I wanted to show people that engineering isn’t just pale, nerdy, antisocial guys sitting behind computers all day. There’s a lot more women in engineering now than there were just a few years ago, but only 20% of undergraduate engineering degrees are earned by women. Once you get into the workforce, the number of female engineers actually drops to about 11%. It’s not because women aren’t as good at engineering, but because it’s a tough environment for women to break into. Even at UConn, subtle things make us feel like we’re outsiders. The Engineering II building doesn’t even have women’s bathrooms, only men’s! It’s just so important that we stop thinking of engineering as something for guys and start to realize that women can make great engineers too. Women make up 50% of the population; when we make up 50% of engineers, it will literally change the world.
How do you think it impacts Greek community that you won?
I think that, in a way, it helped to remind people that we really are values based organizations, which is what we should be focusing on as members of the Greek community. I know it was a risky move to make my talent into a platform to talk about an issue which heavily affects me and my sisters, but I think that as leaders on this campus we need to address important issues in our society. I think more significant though is the incredible support I’ve received from members of so many different organizations about the talent alone. The fact that it was so well received really does show that our community cares about its members and the issues they face, regardless of affiliation. I think winning really just gave credence to the issue and showed that as a community we can and should be using our time and ability to address those which affect our members. I can only hope that participants in next year’s pageant will try to do the same!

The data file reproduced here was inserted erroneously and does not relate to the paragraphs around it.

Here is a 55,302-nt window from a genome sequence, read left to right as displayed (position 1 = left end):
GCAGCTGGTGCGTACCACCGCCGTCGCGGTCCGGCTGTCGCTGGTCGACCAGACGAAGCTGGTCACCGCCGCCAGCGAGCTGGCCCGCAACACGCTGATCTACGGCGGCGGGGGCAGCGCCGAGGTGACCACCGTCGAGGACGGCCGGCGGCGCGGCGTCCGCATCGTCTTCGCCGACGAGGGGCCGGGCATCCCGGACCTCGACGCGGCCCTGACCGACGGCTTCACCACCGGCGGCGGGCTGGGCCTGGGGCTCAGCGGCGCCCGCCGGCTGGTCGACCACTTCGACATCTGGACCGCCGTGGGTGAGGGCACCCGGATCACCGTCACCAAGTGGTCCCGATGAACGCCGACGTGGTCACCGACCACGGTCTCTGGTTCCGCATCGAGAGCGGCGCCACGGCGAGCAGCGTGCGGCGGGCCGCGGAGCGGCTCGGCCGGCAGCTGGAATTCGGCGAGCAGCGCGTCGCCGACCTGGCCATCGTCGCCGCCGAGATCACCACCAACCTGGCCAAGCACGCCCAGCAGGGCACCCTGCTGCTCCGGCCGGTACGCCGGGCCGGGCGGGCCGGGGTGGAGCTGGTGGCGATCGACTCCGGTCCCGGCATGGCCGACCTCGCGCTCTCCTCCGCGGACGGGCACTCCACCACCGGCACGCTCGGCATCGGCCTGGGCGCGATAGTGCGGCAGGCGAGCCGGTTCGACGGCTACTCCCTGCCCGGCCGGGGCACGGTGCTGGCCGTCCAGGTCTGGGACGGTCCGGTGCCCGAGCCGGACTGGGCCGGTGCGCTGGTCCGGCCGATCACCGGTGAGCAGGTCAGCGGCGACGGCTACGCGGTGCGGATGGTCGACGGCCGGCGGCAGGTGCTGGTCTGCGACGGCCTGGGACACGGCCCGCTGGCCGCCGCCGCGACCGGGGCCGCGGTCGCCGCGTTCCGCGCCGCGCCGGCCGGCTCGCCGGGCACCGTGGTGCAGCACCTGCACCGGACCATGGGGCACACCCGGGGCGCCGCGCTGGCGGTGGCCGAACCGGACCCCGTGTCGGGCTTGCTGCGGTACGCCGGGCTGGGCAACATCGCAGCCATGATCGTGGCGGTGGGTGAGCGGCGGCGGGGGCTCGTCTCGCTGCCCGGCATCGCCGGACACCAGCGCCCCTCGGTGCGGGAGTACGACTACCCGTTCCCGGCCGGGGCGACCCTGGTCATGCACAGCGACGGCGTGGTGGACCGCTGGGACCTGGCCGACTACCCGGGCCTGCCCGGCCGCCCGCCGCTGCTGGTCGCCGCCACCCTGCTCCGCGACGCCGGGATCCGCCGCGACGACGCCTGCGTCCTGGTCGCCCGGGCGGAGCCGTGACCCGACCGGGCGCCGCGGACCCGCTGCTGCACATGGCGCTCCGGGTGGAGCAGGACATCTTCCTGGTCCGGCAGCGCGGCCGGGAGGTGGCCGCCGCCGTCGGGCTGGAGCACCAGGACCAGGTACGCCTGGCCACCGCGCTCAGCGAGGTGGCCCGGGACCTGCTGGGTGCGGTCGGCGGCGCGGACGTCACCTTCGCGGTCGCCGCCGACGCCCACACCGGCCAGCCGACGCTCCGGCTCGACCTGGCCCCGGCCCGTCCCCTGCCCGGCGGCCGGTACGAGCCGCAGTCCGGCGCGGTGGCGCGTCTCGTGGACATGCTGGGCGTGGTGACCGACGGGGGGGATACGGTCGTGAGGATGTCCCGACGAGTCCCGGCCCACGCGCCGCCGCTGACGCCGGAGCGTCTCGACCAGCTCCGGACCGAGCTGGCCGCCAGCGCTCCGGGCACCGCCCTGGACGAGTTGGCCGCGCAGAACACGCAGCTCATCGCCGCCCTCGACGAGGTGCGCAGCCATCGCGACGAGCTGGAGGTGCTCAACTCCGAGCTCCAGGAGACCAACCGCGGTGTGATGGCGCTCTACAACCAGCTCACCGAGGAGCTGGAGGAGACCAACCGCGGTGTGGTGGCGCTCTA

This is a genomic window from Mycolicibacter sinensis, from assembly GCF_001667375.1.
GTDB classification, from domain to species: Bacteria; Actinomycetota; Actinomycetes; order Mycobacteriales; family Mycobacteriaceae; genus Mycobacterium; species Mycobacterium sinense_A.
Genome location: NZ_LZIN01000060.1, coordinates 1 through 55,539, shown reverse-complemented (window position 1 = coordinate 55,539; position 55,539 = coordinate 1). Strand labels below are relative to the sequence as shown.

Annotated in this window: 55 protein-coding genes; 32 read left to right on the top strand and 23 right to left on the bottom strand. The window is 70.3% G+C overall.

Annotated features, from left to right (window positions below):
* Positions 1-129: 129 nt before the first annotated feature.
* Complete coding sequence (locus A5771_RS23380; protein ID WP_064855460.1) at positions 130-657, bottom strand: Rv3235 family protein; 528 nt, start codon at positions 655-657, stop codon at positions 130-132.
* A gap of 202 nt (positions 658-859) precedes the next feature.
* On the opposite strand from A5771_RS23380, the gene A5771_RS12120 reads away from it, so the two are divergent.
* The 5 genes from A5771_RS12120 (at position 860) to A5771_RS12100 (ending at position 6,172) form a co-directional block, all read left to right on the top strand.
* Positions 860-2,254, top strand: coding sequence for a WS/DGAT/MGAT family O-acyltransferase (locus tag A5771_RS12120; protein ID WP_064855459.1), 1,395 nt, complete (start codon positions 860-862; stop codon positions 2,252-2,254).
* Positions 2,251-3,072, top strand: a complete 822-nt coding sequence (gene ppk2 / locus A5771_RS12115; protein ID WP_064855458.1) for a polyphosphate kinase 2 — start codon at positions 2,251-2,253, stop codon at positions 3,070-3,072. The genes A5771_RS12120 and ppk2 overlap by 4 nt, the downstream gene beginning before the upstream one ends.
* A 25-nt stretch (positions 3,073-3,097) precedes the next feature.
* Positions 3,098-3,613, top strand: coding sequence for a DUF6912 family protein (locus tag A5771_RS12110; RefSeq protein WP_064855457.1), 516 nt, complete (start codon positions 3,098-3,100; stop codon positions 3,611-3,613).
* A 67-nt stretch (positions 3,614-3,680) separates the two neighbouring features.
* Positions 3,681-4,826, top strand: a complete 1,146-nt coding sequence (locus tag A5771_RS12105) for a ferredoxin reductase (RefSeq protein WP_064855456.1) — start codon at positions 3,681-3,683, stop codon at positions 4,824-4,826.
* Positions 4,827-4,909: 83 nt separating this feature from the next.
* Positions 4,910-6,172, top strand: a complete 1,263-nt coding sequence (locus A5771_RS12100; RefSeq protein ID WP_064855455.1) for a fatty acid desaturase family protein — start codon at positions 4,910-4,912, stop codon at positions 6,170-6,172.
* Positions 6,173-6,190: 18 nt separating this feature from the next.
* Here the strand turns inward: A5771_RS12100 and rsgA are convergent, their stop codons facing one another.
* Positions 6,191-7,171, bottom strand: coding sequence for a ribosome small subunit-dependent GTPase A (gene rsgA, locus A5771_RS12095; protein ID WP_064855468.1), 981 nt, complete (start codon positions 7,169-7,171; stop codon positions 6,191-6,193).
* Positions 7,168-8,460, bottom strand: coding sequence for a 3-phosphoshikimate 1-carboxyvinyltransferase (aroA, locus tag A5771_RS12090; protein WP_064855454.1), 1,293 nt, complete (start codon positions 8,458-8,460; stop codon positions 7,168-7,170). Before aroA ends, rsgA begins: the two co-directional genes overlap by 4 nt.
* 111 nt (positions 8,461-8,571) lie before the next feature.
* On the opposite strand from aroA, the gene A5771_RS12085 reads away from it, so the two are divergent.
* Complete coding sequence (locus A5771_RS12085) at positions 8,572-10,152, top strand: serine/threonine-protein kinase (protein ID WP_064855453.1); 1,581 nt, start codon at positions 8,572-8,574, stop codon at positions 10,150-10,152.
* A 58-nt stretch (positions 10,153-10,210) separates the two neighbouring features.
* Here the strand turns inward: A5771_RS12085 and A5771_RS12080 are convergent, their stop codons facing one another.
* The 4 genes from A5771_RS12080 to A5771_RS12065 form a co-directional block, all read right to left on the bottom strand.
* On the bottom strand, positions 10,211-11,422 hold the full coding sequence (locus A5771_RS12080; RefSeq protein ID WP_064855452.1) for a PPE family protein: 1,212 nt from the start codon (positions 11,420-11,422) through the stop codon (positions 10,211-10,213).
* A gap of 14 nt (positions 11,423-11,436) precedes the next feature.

How did it feel to have your name called as the winner?
It was unreal. I’ve spent so much time and effort working to improve the UConn Greek community but I NEVER could have imagined that I would stand a chance of participating let alone winning a pageant which I’ve seen some of the most impressive leaders in our community win over the years. The first thought I had though was that it was the first time a Phi Rho had ever won a pageant and how happy I was that I could make my sisters proud. Participating in the pageant was really more for Phi Rho than for myself, and I was just so happy that I could be such a positive representation of my sorority!
What would be a change you would like to see in the Greek Community?
I would really like to see the Greek community develop a better relationship with the rest of the UConn community. The rift between us has grown immensely over the last few years, and we really need to establish a better dialogue to address the stereotypes and issues within the community. In light of recent events, there has been a resurfacing of stereotypes, both grounded and ungrounded. The problem is that as a community we have not been handing these allegations properly. We go on the offensive and say things like “this person must not have gotten a bid” or accuse them of being ignorant. It’s not on the UConn community to accept us; it’s on us to show them our worth on this campus. When someone accuses us of something that isn’t true, we have to actually explain why it isn’t true, and when they bring up very real issues within the community, we can’t fire back with reasons that make it “okay” like philanthropy, service, and leadership. Instead, we have to acknowledge that maybe yes, it is an issue, and explain what we’re doing to address it, or ask what they think we can do to fix it. Once we can mend the relationship we have with the UConn community, our Greek community will really thrive!